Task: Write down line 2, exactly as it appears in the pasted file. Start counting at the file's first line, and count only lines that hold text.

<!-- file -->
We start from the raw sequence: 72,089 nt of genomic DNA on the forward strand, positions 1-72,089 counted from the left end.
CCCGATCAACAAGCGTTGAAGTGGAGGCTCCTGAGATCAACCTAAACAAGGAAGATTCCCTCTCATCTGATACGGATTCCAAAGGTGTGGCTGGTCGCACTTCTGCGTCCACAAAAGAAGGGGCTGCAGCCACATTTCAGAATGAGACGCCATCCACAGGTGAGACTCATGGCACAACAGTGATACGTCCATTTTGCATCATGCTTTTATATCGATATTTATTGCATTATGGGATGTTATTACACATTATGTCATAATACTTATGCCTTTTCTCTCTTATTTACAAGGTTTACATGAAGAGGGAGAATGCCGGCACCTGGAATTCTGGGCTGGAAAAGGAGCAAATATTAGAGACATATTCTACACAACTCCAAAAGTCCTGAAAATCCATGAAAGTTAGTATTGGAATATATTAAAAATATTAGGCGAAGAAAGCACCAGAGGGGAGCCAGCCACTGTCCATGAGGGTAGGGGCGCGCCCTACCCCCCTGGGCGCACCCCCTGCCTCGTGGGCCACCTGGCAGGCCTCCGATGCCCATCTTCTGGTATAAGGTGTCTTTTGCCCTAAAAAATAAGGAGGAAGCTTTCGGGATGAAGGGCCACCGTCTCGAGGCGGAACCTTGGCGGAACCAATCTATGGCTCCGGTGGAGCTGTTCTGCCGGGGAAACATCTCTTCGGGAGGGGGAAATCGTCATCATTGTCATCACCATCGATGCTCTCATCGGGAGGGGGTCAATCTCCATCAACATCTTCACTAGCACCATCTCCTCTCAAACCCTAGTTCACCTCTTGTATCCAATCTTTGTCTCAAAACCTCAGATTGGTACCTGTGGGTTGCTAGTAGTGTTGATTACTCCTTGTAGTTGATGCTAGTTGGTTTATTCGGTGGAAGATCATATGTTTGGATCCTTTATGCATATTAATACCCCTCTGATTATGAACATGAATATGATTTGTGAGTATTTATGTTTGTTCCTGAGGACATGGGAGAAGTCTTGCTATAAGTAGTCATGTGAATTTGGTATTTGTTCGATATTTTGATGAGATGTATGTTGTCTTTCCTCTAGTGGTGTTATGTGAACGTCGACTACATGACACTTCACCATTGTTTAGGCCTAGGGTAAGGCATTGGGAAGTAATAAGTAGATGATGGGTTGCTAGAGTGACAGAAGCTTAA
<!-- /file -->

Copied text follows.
CCCGATCAACAAGCGTTGAAGTGGAGGCTCCTGAGATCAACCTAAACAAGGAAGATTCCCTCTCATCTGATACGGATTCCAAAGGTGTGGCTGGTCGCACTTCTGCGTCCACAAAAGAAGGGGCTGCAGCCACATTTCAGAATGAGACGCCATCCACAGGTGAGACTCATGGCACAACAGTGATACGTCCATTTTGCATCATGCTTTTATATCGATATTTATTGCATTATGGGATGTTATTACACATTATGTCATAATACTTATGCCTTTTCTCTCTTATTTACAAGGTTTACATGAAGAGGGAGAATGCCGGCACCTGGAATTCTGGGCTGGAAAAGGAGCAAATATTAGAGACATATTCTACACAACTCCAAAAGTCCTGAAAATCCATGAAAGTTAGTATTGGAATATATTAAAAATATTAGGCGAAGAAAGCACCAGAGGGGAGCCAGCCACTGTCCATGAGGGTAGGGGCGCGCCCTACCCCCCTGGGCGCACCCCCTGCCTCGTGGGCCACCTGGCAGGCCTCCGATGCCCATCTTCTGGTATAAGGTGTCTTTTGCCCTAAAAAATAAGGAGGAAGCTTTCGGGATGAAGGGCCACCGTCTCGAGGCGGAACCTTGGCGGAACCAATCTATGGCTCCGGTGGAGCTGTTCTGCCGGGGAAACATCTCTTCGGGAGGGGGAAATCGTCATCATTGTCATCACCATCGATGCTCTCATCGGGAGGGGGTCAATCTCCATCAACATCTTCACTAGCACCATCTCCTCTCAAACCCTAGTTCACCTCTTGTATCCAATCTTTGTCTCAAAACCTCAGATTGGTACCTGTGGGTTGCTAGTAGTGTTGATTACTCCTTGTAGTTGATGCTAGTTGGTTTATTCGGTGGAAGATCATATGTTTGGATCCTTTATGCATATTAATACCCCTCTGATTATGAACATGAATATGATTTGTGAGTATTTATGTTTGTTCCTGAGGACATGGGAGAAGTCTTGCTATAAGTAGTCATGTGAATTTGGTATTTGTTCGATATTTTGATGAGATGTATGTTGTCTTTCCTCTAGTGGTGTTATGTGAACGTCGACTACATGACACTTCACCATTGTTTAGGCCTAGGGTAAGGCATTGGGAAGTAATAAGTAGATGATGGGTTGCTAGAGTGACAGAAGCTTAA